It’s pretty appropriate that these cards showed up for my reading today, given that I’ve been doing a lot of work on novel revisions this month.
I decided to pull three cards from the Nigel Jackson Medieval Enchantment deck, one that I’ve had for a while now but haven’t used all that much, in some ways because of the swapping of the elements for swords and wands. (You can see it pretty clearly in the first two cards, above.) The cards’ images are important but I like the assurance of knowing that elements and numbers come into play as well, and when things get swapped around it can sometimes make you second-guess your reading.
In any case, I didn’t really have a particular query today, so I was pretty open to anything, and it looks like the cards have highlighted the way I feel about creative work.
In the first card we see a stiff breeze filling three masts’ worth of sails. There are three arrows being drawn to a singular point. This card speaks to me about focus, as well as structure, and the way a strong framework can make the most of high energy. The three fish in the sea tell me tales about the unknown, and how we can never really know the whole picture before we set sail on our projects. I like that they can represent those creative surprises that we have to stay open to experiencing.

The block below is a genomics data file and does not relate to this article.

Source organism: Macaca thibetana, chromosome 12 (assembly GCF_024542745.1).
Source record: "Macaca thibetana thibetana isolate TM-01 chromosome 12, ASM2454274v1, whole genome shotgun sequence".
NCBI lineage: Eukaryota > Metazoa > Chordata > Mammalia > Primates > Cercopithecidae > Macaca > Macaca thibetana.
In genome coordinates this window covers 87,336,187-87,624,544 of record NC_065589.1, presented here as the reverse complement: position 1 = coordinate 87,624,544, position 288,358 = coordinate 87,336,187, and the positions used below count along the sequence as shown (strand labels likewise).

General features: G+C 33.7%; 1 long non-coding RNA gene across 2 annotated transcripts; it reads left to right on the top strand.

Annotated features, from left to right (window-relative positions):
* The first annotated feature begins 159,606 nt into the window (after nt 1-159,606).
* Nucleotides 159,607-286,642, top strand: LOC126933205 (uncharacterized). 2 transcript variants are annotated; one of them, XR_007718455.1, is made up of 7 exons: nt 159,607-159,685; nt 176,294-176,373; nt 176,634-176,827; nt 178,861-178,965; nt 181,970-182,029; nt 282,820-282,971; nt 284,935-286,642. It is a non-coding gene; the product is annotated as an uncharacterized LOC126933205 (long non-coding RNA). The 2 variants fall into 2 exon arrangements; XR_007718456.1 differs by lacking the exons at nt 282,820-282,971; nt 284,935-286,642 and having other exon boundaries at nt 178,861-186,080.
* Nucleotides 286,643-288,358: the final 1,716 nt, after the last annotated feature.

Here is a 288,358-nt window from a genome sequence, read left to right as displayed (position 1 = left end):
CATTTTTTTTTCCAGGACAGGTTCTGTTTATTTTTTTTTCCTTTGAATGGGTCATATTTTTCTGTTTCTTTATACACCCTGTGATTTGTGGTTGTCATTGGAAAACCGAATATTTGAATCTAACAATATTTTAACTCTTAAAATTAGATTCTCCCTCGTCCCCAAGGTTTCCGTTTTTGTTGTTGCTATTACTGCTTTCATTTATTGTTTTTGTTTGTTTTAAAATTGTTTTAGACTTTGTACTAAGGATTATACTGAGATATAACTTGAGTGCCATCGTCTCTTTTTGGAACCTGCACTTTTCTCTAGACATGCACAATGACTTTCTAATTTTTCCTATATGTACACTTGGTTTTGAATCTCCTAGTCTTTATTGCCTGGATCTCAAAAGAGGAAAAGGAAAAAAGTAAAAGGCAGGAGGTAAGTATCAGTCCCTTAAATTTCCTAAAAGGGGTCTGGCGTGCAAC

The seven of swords, and the fox who is rapidly moving off-card, makes me think of ulterior motives; of the benefits of taking the indirect route, of not ploughing forward via what seems the easy route. Some days you need to tack, when the wind slows or you need to change direction. It could speak of the lessening of energy as the day winds down.
The final card, the Popess, shows the close of the day. It’s night, and the moon has risen. I see our Popess as representing the returning to one’s underlying dream, or vision of the work. I see her referring back to the sacred texts at the end of the day; retouching the divine before the work is again “sullied” by the act of bringing it out into the light of day.
The creative process works like this too, I think. It’s a constant shift between active creation and revision; tension and release. But also important is the return to one’s driving ideals, the secret heart of the project.
Equally important however is not to dwell in this place of “perfection;” the Plato’s cave where everything is just right because you’ve not tried to put a name or a shape to it. While the Popess is in touch with this sacred text she is also fixed; she is bound by the book’s rules, while the act of creation brings ideas out into the sun to see how they play when one applies pressure to them.
Nigel Jackson’s Medieval Enchantment By Nigel Jackson Copyright ©2004 Llewellyn ISBN: 978-0738705811